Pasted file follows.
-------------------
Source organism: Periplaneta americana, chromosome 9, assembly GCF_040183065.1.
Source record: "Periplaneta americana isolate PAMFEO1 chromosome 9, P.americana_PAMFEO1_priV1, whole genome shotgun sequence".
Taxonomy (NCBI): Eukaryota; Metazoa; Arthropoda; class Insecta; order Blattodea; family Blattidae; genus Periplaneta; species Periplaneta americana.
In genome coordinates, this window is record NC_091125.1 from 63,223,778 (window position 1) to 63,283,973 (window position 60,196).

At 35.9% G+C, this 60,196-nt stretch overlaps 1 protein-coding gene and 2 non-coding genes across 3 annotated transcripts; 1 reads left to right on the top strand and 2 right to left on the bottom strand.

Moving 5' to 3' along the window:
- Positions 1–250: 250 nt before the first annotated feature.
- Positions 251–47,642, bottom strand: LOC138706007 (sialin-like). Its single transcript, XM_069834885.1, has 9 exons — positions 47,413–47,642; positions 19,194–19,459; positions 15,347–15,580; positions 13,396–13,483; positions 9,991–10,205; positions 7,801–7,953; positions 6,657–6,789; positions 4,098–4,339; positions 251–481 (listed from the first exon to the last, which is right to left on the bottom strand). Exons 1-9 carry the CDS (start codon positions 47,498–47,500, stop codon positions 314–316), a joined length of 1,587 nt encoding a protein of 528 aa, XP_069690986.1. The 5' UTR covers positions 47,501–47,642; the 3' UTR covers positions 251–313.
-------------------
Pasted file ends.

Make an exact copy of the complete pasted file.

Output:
Source organism: Periplaneta americana, chromosome 9, assembly GCF_040183065.1.
Source record: "Periplaneta americana isolate PAMFEO1 chromosome 9, P.americana_PAMFEO1_priV1, whole genome shotgun sequence".
Taxonomy (NCBI): Eukaryota; Metazoa; Arthropoda; class Insecta; order Blattodea; family Blattidae; genus Periplaneta; species Periplaneta americana.
In genome coordinates, this window is record NC_091125.1 from 63,223,778 (window position 1) to 63,283,973 (window position 60,196).

At 35.9% G+C, this 60,196-nt stretch overlaps 1 protein-coding gene and 2 non-coding genes across 3 annotated transcripts; 1 reads left to right on the top strand and 2 right to left on the bottom strand.

Moving 5' to 3' along the window:
- Positions 1–250: 250 nt before the first annotated feature.
- Positions 251–47,642, bottom strand: LOC138706007 (sialin-like). Its single transcript, XM_069834885.1, has 9 exons — positions 47,413–47,642; positions 19,194–19,459; positions 15,347–15,580; positions 13,396–13,483; positions 9,991–10,205; positions 7,801–7,953; positions 6,657–6,789; positions 4,098–4,339; positions 251–481 (listed from the first exon to the last, which is right to left on the bottom strand). Exons 1-9 carry the CDS (start codon positions 47,498–47,500, stop codon positions 314–316), a joined length of 1,587 nt encoding a protein of 528 aa, XP_069690986.1. The 5' UTR covers positions 47,501–47,642; the 3' UTR covers positions 251–313.